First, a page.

LOVE TO HATE RICKY PONTING!
I have never liked Ricky Ponting.
As a kid who watched the 2003 World Cup Finals with excessive optimism and prayers, it is hard to like him. His 140 not out, which demolished India’s hopes of winning the Trophy, was probably one of the best ODI innings played by an Australian; but I still disliked him. He captained the World XI in 2005 for the Tsunami relief match, scored another century, defeated Asia XI captained by Ganguly and became Man of the Match. Even though it was all for a good cause, I did not like him one bit. In 2006 he led Australia to a Champions Trophy victory (and pushed Sharad Pawar off the podium) I disliked him to the core. He came back again in 2007 and defended the World Champions title, demolishing Sri Lanka in the finals this time. His third consecutive World Cup Title, second as captain, what a feat. I disliked him even more. Then came World Cup 2011, he was still captain but no longer on a pedestal, he was in patchy form and there were calls for his head, I rejoiced. As fate would have it, India met Australia in the quarter-finals, a do-or-die game and he rose up to score a fluent century, 104. India managed to win the match and eventually win the Cup, my dislike deepened.
However, the more my dislike grew, the more I felt another emotion toward Ponting, something like 'grudging admiration'. The sheer power and proficiency of his game forcibly turned me from a grudge-keeper to a grudging admirer. But Ponting is known to have that effect on people. The words obnoxious, stubborn, disagreeable, ruthless are all compliments to the man. But I guess after playing 375 matches and scoring 13,704 runs at average of 42.03 with 30 centuries and 82 half-centuries and after playing in five World Cups, winning three of those back-to-back and two of those as captain, Ponting can afford to be obnoxious, stubborn, disagreeable, ruthless and anything else he wishes to be.
Having watched the press conference video where Mr. Ponting announced his er... let's put it this, his ‘non-expectation to be playing in ODIs anymore’, it is obvious he was anything but announcing his retirement. He may have spoken something along the lines, but his body language spoke a thousand words. He was sullen, abrupt and unhappy; it was almost like an invisible hand was holding an invisible machine gun to his head, forcing him to say the words that drew the curtains over his illustrious 17-year old ODI career. It was clear, he does not want to give up, he will not leave, he is among those who prefer to overstay their visit. Point to be noted, he has NOT announced his retirement as yet, technically he is still available for selection. All he announced was that the selectors have shown him the door and he is just talking to the media to make it clear that he has seen the door, but has no intention of walking through it even though he stands on the threshold.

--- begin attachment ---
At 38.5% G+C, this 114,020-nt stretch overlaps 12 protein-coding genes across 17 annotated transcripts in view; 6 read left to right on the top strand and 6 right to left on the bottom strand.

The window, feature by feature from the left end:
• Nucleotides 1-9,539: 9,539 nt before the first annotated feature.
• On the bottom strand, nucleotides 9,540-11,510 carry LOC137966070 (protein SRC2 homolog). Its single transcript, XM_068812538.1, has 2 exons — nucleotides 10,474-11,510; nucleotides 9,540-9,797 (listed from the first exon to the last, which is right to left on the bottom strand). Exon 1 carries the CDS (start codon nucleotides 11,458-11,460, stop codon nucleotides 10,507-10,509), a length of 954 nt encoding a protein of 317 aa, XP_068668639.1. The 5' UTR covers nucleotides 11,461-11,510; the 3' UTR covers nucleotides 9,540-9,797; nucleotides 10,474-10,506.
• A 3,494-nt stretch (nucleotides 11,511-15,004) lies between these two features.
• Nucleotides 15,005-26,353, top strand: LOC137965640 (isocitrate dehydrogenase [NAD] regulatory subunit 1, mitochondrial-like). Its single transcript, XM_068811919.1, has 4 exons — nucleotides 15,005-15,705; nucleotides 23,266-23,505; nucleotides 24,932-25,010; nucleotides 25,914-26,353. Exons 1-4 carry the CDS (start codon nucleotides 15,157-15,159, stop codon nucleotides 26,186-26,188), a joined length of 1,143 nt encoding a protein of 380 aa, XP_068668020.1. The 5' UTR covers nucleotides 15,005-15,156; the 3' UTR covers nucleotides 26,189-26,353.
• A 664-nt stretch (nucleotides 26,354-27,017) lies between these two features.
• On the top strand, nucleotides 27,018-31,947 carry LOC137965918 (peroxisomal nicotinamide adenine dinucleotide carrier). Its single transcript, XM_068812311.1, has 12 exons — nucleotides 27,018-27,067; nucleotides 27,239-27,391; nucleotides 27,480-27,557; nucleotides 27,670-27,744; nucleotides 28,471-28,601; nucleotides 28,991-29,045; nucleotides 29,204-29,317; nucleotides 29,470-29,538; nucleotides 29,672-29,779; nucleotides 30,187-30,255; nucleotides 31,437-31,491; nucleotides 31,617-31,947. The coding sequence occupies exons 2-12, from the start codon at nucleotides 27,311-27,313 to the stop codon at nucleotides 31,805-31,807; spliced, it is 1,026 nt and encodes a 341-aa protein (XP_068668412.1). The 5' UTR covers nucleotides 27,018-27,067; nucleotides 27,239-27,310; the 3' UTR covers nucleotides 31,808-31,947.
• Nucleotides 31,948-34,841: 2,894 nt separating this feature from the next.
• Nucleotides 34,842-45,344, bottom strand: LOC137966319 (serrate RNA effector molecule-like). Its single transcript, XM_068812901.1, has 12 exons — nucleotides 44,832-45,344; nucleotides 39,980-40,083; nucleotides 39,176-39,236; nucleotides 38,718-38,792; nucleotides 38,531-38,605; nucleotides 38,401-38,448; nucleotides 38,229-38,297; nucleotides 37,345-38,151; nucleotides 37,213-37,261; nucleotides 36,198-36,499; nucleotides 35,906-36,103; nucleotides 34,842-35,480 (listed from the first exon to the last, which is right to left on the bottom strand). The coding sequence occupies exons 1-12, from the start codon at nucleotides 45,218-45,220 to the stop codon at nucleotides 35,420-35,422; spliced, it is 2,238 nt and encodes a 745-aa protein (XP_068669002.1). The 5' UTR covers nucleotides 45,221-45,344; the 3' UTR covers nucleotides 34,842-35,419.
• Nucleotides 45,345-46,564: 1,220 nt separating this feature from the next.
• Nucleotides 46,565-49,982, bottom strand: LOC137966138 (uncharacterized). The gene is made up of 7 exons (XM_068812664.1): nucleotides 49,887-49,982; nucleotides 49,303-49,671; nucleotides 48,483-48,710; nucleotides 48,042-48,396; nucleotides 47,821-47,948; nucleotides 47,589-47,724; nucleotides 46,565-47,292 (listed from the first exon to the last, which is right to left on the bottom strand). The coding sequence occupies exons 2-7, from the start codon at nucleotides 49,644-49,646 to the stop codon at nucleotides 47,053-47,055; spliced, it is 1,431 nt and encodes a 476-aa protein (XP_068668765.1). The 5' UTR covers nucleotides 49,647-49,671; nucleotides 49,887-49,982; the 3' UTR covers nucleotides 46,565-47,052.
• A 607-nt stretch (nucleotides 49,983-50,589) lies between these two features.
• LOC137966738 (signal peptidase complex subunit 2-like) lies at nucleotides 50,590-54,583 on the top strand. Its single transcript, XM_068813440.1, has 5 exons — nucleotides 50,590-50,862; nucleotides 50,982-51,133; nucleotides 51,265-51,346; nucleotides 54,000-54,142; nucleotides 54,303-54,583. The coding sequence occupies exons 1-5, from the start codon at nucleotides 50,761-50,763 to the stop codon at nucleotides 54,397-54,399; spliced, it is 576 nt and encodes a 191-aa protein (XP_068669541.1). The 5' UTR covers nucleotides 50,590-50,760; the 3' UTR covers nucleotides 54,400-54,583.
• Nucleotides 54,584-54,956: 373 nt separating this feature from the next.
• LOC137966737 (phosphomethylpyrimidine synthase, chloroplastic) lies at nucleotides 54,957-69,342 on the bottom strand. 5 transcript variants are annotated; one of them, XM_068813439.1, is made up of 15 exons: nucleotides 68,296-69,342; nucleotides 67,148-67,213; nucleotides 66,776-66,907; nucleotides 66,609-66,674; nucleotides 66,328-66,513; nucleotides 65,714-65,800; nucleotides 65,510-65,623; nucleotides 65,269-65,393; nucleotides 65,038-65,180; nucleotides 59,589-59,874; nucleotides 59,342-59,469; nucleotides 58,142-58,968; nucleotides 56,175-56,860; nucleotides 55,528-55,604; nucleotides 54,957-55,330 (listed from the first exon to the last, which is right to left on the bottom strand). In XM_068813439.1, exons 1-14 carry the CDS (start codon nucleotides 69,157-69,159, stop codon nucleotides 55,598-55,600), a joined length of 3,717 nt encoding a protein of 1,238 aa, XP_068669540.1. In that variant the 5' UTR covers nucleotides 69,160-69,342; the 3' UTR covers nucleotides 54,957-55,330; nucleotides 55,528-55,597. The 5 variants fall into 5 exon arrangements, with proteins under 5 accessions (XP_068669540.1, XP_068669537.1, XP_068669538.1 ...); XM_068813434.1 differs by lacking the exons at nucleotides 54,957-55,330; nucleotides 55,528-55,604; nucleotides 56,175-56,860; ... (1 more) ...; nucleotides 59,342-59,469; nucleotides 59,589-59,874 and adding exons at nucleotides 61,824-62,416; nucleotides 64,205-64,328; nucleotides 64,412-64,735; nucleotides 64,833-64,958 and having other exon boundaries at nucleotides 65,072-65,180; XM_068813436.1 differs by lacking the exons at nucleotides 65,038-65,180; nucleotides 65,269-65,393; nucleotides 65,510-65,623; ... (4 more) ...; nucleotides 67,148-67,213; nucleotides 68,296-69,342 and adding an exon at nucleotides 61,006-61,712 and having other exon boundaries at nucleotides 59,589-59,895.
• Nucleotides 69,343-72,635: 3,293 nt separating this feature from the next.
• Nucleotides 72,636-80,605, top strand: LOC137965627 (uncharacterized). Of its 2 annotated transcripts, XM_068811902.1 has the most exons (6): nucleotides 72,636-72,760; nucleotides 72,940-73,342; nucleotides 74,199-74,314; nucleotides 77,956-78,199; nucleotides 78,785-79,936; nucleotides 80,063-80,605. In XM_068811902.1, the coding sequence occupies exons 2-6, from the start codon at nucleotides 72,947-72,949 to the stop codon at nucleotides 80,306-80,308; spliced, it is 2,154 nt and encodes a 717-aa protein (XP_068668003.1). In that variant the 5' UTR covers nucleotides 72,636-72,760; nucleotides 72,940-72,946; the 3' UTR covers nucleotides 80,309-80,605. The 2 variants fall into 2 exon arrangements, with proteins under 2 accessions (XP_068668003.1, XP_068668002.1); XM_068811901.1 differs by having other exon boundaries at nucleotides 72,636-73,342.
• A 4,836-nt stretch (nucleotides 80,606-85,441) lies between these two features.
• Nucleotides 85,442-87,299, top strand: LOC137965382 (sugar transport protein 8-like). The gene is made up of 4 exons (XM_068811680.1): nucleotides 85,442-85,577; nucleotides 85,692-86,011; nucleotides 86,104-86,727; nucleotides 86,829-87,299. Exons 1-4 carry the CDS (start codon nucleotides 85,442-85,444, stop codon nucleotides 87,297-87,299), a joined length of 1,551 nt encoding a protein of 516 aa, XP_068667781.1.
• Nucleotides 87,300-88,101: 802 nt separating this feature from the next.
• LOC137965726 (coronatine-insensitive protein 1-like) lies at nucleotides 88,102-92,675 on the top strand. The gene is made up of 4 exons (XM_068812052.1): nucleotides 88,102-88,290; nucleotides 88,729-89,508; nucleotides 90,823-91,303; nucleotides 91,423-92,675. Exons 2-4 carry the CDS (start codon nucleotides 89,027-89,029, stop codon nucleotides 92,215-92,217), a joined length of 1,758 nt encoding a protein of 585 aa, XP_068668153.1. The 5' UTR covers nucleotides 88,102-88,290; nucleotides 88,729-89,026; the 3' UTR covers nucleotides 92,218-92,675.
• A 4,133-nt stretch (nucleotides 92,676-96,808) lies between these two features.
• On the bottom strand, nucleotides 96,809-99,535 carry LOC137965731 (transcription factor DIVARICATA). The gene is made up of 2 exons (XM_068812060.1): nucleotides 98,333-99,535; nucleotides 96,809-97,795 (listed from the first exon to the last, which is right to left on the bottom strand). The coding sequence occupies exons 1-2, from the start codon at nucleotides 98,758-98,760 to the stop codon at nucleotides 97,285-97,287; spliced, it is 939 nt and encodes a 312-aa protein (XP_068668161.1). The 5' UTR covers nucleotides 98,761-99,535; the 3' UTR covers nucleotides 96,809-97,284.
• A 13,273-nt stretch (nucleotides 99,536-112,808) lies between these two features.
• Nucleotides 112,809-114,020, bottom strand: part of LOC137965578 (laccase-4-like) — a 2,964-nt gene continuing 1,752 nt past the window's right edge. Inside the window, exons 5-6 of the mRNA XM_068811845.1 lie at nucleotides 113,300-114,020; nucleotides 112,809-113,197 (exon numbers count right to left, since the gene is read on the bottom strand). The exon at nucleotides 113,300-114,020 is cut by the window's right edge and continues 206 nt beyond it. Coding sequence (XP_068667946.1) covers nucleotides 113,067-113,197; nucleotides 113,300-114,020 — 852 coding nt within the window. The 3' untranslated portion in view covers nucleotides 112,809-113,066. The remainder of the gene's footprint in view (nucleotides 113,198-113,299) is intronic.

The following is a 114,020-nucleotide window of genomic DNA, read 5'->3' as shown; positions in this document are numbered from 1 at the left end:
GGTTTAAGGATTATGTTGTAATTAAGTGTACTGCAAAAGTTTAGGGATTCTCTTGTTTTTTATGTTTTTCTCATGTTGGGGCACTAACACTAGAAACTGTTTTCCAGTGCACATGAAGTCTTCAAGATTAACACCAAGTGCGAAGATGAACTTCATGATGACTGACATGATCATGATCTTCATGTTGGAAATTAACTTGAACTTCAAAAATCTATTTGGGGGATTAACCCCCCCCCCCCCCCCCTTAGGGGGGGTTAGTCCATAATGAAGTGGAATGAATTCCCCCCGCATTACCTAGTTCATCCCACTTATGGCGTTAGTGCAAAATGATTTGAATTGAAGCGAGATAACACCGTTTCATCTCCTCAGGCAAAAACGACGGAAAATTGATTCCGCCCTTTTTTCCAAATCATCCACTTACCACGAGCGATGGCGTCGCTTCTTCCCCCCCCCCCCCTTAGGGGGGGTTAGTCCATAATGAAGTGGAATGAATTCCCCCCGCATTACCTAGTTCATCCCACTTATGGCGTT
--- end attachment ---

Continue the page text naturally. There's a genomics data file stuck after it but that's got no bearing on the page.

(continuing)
In his own words, "It's a little bit hard to come here today and say I'm retiring when I've already been left out of the side, I don't expect to play one-day international cricket for Australia anymore and I'm pretty sure the selectors don't expect to pick me either."
He has said, in so many words, that this is not his decision, but the selectors, and that he has not retired as such, just complied with the selector's wishes.
Even in going out, Punter is obnoxious as ever. A white shirt beneath a black blazer has replaced his Australian Yellows (or Greens) but the attitude has not, will not, ever change. And therein lies the greatness of Ponting. His arrogance is a crown he wears on a high head, he is proud of his stubbornness because that has what has got him his plus 25,000 runs and every possible Trophy there is to be won as captain. Ponting doesn’t ask to be loved, or even liked, he merely demands grudging admiration. And as he attempts to walk in to the sunset, all I can say is, Love to hate you Ricky Ponting!